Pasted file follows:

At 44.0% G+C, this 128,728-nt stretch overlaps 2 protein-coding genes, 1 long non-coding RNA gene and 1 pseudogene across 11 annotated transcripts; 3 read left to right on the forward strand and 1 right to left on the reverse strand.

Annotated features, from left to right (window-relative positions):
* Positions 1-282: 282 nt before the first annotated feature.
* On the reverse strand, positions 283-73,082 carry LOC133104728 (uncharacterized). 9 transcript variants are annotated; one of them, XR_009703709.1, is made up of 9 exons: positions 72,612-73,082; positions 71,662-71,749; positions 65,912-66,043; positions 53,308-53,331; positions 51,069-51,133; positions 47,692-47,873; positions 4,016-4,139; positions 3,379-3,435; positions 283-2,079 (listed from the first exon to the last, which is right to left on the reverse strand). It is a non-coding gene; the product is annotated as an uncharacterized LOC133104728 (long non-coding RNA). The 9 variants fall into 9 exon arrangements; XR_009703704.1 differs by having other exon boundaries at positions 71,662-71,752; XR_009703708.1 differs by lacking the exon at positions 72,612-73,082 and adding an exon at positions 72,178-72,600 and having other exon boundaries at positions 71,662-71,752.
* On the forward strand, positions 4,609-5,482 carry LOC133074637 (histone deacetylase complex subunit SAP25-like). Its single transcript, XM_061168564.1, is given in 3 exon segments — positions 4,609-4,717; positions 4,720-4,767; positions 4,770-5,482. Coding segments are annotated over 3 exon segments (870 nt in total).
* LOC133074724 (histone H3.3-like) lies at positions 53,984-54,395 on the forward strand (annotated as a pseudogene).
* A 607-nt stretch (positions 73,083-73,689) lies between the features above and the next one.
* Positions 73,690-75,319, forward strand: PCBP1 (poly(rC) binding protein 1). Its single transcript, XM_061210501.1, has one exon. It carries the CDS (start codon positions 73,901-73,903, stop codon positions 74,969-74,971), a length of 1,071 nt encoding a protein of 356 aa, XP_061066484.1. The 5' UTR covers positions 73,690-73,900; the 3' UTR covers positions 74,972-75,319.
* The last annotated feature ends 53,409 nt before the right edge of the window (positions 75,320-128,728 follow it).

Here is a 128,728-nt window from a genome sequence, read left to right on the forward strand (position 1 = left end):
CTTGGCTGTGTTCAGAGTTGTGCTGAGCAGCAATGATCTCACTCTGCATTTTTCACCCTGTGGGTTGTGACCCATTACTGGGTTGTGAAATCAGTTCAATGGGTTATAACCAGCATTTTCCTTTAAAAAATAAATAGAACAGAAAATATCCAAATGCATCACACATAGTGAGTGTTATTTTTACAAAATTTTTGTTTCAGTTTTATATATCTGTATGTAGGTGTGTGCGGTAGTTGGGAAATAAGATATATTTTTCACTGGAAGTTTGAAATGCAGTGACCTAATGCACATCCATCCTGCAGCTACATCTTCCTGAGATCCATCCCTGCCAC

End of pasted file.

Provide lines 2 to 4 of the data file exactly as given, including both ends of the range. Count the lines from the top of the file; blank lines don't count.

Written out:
Annotated features, from left to right (window-relative positions):
* Positions 1-282: 282 nt before the first annotated feature.
* On the reverse strand, positions 283-73,082 carry LOC133104728 (uncharacterized). 9 transcript variants are annotated; one of them, XR_009703709.1, is made up of 9 exons: positions 72,612-73,082; positions 71,662-71,749; positions 65,912-66,043; positions 53,308-53,331; positions 51,069-51,133; positions 47,692-47,873; positions 4,016-4,139; positions 3,379-3,435; positions 283-2,079 (listed from the first exon to the last, which is right to left on the reverse strand). It is a non-coding gene; the product is annotated as an uncharacterized LOC133104728 (long non-coding RNA). The 9 variants fall into 9 exon arrangements; XR_009703704.1 differs by having other exon boundaries at positions 71,662-71,752; XR_009703708.1 differs by lacking the exon at positions 72,612-73,082 and adding an exon at positions 72,178-72,600 and having other exon boundaries at positions 71,662-71,752.